SEPA-phishing: fraudsters inquire account data
The call in the phishing e-mails, which are written in the name of the bank, is almost always the same: within a certain time period, the account holders who are credited are to disclose their account data in order to be able to check it. In addition, phishing e-mails are threatened with the risk of losing access to their bank account if they do not comply with the request. However, the bank customers are then lured to a fake banking page that looks similar to the online banking website. In this case transaction numbers and secret numbers may also be requested. An alternative phishing method is file tags in the e-mail. If these are clicked, viruses or Trojans are installed on their own computer. With this spyware, the Internet criminals can then take the sensitive account data. This is similar when links are clicked in the phishing mail, which leads to fake web pages that are scoured.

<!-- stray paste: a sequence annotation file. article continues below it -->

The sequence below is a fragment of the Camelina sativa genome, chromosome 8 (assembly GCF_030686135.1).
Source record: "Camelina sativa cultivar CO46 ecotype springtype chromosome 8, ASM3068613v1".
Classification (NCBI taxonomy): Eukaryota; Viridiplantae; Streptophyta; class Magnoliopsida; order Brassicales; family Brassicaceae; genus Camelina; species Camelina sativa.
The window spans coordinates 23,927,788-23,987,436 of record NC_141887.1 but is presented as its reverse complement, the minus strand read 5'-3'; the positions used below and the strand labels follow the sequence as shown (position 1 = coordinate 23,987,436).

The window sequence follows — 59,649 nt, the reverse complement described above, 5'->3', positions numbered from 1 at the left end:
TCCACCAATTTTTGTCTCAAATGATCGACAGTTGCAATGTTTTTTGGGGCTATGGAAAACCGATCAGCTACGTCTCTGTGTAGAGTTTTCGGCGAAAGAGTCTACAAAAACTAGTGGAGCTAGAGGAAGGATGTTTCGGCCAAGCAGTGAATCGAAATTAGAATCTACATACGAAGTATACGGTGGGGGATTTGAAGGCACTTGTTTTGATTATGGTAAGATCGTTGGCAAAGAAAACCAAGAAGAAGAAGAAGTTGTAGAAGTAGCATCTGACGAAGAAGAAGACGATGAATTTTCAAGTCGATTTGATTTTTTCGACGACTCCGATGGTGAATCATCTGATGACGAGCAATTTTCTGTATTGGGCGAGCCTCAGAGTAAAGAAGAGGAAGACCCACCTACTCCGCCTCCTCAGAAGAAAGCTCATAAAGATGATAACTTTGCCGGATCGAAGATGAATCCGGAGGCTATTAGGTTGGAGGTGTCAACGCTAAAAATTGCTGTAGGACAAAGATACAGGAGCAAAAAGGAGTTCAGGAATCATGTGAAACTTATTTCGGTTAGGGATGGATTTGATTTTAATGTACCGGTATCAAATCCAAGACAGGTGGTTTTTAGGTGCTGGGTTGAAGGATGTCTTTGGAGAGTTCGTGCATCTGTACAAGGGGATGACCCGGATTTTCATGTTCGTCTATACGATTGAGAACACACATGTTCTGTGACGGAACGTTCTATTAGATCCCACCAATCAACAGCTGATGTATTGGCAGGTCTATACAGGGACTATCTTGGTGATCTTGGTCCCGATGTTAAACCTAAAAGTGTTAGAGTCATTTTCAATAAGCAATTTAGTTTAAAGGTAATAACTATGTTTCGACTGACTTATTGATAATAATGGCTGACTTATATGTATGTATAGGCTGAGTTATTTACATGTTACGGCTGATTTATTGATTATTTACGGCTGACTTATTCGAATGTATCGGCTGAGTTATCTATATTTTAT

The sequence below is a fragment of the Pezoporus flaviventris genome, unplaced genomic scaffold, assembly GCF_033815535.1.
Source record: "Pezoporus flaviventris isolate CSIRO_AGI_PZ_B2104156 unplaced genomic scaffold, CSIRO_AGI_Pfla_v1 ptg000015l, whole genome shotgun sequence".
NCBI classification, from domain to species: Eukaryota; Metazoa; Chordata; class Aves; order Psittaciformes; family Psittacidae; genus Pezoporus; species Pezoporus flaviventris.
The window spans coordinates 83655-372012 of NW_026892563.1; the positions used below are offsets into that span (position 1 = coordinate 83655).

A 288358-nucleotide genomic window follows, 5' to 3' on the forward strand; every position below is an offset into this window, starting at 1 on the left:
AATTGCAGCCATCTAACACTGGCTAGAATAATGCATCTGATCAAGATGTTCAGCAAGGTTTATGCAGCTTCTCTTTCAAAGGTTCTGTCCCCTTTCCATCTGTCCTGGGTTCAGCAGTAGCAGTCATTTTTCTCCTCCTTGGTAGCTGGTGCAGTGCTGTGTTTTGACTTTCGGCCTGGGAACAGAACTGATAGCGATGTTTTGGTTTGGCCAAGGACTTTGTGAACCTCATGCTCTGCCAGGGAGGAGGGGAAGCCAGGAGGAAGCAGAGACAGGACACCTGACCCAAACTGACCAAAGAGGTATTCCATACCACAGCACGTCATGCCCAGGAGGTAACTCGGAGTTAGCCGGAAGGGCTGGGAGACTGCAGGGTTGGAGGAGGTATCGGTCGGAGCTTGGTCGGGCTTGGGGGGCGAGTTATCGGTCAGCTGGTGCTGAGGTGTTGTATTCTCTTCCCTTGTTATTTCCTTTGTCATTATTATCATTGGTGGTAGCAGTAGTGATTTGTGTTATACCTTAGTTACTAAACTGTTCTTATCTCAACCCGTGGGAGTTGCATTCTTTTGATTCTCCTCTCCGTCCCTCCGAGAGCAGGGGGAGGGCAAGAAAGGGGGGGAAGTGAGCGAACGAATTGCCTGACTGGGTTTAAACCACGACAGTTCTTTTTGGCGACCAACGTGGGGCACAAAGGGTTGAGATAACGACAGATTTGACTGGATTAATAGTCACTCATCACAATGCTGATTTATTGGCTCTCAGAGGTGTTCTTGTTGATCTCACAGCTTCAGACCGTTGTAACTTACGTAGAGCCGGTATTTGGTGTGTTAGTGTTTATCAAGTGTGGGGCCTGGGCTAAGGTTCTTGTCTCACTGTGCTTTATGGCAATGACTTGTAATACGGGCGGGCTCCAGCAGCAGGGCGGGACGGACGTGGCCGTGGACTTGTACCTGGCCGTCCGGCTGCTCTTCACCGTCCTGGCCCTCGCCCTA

Protection against phishing e-mails
Bank customers receiving suspicious emails should not be pressured by announced bankruptcies or similar threats. Under no circumstances should you click on the links contained in the phishing mail or any file attachments. Consumers also advise against responding to the message. Instead, the relevant e-mail should be deleted immediately. Because banks would never send their customers e-mails that contain a request for the provision of account data, secret numbers (eg TANs) or sensitive access data, the banking association urges on its website. If you are unsure about an e-mail, you should clarify this by phone with your bank. Through current phishing attempts, also in connection with the SEPA conversion,